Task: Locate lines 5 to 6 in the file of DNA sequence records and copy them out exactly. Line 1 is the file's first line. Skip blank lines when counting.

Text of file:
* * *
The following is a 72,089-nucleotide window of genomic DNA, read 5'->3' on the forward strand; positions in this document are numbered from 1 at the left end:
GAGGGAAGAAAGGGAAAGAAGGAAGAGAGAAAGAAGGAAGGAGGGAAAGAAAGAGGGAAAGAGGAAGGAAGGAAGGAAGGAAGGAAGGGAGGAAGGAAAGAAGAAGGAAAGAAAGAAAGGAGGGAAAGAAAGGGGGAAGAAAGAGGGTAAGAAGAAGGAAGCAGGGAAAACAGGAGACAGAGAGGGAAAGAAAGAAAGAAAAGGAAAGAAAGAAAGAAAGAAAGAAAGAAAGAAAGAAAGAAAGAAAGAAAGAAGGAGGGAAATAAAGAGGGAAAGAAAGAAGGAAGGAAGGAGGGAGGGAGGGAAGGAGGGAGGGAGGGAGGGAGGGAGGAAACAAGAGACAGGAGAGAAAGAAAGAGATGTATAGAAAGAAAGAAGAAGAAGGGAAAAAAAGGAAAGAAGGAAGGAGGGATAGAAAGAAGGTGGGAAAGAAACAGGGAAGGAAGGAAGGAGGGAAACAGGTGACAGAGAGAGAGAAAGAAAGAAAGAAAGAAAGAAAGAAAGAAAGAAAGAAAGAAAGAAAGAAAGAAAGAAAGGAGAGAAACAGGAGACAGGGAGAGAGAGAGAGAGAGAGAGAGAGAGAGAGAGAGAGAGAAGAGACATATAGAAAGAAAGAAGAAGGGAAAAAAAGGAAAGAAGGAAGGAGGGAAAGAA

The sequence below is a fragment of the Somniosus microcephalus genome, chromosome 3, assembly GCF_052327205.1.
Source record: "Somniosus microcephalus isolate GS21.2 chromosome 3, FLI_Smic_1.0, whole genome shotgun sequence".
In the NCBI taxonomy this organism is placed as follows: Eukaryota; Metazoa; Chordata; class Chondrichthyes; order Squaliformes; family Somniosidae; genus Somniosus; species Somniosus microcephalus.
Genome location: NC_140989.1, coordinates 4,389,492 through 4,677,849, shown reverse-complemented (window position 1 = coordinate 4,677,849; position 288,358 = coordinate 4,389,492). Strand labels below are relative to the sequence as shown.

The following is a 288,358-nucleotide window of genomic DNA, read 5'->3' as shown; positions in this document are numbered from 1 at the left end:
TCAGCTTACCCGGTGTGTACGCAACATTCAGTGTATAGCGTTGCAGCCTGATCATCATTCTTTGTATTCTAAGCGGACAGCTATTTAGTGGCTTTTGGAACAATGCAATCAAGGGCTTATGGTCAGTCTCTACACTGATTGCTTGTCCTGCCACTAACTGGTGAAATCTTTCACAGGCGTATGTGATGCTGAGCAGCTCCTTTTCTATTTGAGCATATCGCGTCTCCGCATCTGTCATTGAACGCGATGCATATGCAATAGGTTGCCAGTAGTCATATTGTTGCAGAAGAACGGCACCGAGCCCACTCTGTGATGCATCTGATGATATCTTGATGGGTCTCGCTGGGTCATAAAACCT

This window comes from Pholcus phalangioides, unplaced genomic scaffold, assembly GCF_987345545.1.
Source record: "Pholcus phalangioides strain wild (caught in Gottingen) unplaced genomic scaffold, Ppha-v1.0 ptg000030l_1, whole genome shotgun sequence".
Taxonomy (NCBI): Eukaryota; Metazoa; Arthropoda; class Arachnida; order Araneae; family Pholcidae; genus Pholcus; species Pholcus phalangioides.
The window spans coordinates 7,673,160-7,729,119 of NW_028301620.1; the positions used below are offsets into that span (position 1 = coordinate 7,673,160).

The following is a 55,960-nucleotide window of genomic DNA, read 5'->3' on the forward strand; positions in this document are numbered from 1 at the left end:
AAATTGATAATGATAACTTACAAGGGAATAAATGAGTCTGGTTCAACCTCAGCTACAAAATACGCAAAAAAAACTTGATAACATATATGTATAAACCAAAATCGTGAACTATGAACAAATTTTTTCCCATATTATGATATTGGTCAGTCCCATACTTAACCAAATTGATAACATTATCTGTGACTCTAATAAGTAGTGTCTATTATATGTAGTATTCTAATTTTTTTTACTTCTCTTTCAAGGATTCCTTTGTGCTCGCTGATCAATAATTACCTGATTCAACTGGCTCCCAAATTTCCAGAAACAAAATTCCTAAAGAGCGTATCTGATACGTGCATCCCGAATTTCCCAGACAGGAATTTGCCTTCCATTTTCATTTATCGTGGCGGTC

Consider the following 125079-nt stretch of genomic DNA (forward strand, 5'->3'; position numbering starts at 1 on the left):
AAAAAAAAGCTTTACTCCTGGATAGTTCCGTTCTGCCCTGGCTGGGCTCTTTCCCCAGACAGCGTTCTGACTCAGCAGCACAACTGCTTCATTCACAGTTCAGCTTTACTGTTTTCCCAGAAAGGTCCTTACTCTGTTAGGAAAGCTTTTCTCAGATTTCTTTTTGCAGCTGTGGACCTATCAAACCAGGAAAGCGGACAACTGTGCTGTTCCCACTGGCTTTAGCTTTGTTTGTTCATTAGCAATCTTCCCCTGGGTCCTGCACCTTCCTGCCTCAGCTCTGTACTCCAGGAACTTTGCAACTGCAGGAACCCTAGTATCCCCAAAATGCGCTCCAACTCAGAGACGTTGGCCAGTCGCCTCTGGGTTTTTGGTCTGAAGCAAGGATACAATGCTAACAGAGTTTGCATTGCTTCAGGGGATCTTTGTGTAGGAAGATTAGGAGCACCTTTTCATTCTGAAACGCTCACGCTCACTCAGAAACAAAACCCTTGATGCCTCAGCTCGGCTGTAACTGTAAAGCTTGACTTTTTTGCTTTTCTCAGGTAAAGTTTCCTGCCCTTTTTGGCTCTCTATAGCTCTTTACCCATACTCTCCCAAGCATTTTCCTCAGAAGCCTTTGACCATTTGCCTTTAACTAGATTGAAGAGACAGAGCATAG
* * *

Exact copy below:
In the NCBI taxonomy this organism is placed as follows: Eukaryota; Metazoa; Chordata; class Chondrichthyes; order Squaliformes; family Somniosidae; genus Somniosus; species Somniosus microcephalus.
Genome location: NC_140989.1, coordinates 4,389,492 through 4,677,849, shown reverse-complemented (window position 1 = coordinate 4,677,849; position 288,358 = coordinate 4,389,492). Strand labels below are relative to the sequence as shown.